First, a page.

4. How many non-believers with a Muslim background are there in the Netherlands?

From the report Religious perception of Muslims in the Netherlands of the Social and Cultural Planning Office shows that in the Moroccan-Dutch community about 5 percent is not religious. This is 10 percent among Turkish Dutch people. There are major differences in that group; a quarter of the highly educated Turkish Dutch say they do not believe, while that is no more than 5 percent for the low educated.

The Humanist Covenant has The New Freethinkers set up, where non-believers from a Muslim background meet during open and private meetings. Facebook groups are also active. According to researcher Vliek, several hundred former Muslims in the Netherlands are members of such a group.

5. Does apostasy only occur in Islam?

No. In all faiths there are apostates. In the Netherlands, authors such as Maarten ‘t Hart and Franca Treur, for example, wrote about the suffocating Protestant environment in which they grew up. From the 1960s and 1970s, the Dutch churches emptied, which is called de-Christianization or secularization.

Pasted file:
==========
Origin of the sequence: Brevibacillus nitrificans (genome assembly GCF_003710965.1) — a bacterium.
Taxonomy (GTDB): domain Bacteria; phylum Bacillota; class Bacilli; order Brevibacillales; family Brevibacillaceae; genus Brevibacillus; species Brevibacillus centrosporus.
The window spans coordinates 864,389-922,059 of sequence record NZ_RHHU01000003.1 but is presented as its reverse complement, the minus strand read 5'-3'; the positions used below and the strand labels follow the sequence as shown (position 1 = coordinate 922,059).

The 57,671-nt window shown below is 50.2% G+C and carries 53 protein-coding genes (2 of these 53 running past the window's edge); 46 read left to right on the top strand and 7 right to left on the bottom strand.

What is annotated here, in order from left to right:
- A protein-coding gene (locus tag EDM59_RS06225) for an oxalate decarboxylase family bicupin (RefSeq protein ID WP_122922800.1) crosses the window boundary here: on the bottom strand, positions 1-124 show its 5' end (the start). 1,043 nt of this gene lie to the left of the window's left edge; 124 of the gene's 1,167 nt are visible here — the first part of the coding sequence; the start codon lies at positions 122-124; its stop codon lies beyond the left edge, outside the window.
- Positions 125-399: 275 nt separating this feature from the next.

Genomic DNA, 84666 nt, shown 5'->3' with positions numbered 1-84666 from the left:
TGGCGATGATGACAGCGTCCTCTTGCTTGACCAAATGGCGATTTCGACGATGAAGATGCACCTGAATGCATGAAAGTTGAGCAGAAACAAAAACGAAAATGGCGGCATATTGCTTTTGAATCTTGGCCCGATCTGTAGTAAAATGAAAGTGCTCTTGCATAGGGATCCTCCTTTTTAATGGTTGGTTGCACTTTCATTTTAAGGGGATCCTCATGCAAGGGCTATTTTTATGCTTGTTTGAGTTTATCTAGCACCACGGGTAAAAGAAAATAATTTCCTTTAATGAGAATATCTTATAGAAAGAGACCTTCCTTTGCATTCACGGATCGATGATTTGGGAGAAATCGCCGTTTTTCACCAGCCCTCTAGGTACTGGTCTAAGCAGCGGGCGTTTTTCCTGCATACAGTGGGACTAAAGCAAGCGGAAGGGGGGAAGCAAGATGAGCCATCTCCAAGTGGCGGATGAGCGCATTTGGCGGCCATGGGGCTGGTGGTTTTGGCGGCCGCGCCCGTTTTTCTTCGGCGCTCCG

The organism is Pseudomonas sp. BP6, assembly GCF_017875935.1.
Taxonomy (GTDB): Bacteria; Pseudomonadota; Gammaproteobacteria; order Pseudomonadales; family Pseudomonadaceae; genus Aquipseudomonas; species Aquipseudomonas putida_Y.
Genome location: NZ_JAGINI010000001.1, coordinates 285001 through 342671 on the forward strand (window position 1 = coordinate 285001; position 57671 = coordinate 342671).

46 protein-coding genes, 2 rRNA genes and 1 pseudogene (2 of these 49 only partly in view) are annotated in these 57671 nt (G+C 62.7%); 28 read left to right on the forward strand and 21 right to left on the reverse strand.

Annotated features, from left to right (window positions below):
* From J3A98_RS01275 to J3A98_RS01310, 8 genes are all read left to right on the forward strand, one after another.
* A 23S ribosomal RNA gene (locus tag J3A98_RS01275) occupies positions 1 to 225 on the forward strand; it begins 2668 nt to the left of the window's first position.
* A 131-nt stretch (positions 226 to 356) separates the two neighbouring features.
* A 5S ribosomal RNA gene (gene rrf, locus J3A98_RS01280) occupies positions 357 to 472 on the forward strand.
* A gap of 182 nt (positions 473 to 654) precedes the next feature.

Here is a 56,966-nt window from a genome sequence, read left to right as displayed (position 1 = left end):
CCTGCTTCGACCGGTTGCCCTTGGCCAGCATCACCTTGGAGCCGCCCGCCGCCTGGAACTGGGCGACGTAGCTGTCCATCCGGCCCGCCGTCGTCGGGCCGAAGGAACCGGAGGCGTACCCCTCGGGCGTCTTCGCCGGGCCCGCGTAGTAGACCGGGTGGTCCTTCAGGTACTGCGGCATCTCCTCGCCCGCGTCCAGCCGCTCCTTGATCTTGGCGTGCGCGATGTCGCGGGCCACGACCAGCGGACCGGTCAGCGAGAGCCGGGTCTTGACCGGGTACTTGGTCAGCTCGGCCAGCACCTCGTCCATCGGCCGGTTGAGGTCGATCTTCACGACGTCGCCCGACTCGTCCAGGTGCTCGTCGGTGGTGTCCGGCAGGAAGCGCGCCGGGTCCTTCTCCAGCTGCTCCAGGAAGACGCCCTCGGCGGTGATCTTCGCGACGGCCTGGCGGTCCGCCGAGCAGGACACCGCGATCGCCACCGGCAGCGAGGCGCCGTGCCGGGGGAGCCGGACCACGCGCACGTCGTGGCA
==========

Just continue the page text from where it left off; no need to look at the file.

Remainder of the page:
Secularization among Christians is much less controversial than in Islam, especially because in the latter religion the Quran is more often taken literally and there is little room for interpretation. In fundamentalist Christian communities, such as those in the Dutch Bible Belt, a break with the faith can still have painful social consequences, such as expulsion.

6. How is apostasy viewed in international Islam?